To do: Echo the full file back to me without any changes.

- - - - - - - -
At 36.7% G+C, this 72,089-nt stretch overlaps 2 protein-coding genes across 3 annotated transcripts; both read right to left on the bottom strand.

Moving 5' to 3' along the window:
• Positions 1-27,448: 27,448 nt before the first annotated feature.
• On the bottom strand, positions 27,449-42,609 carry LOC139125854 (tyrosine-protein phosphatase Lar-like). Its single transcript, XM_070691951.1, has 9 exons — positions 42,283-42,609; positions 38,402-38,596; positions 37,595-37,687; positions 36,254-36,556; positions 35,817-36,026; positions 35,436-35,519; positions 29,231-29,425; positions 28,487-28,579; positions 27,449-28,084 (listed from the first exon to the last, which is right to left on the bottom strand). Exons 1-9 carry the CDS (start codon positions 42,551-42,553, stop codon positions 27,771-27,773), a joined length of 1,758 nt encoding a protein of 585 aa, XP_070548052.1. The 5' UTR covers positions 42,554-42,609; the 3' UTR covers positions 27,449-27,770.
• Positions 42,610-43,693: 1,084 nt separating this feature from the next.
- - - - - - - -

At 36.7% G+C, this 72,089-nt stretch overlaps 2 protein-coding genes across 3 annotated transcripts; both read right to left on the bottom strand.

Moving 5' to 3' along the window:
• Positions 1-27,448: 27,448 nt before the first annotated feature.
• On the bottom strand, positions 27,449-42,609 carry LOC139125854 (tyrosine-protein phosphatase Lar-like). Its single transcript, XM_070691951.1, has 9 exons — positions 42,283-42,609; positions 38,402-38,596; positions 37,595-37,687; positions 36,254-36,556; positions 35,817-36,026; positions 35,436-35,519; positions 29,231-29,425; positions 28,487-28,579; positions 27,449-28,084 (listed from the first exon to the last, which is right to left on the bottom strand). Exons 1-9 carry the CDS (start codon positions 42,551-42,553, stop codon positions 27,771-27,773), a joined length of 1,758 nt encoding a protein of 585 aa, XP_070548052.1. The 5' UTR covers positions 42,554-42,609; the 3' UTR covers positions 27,449-27,770.
• Positions 42,610-43,693: 1,084 nt separating this feature from the next.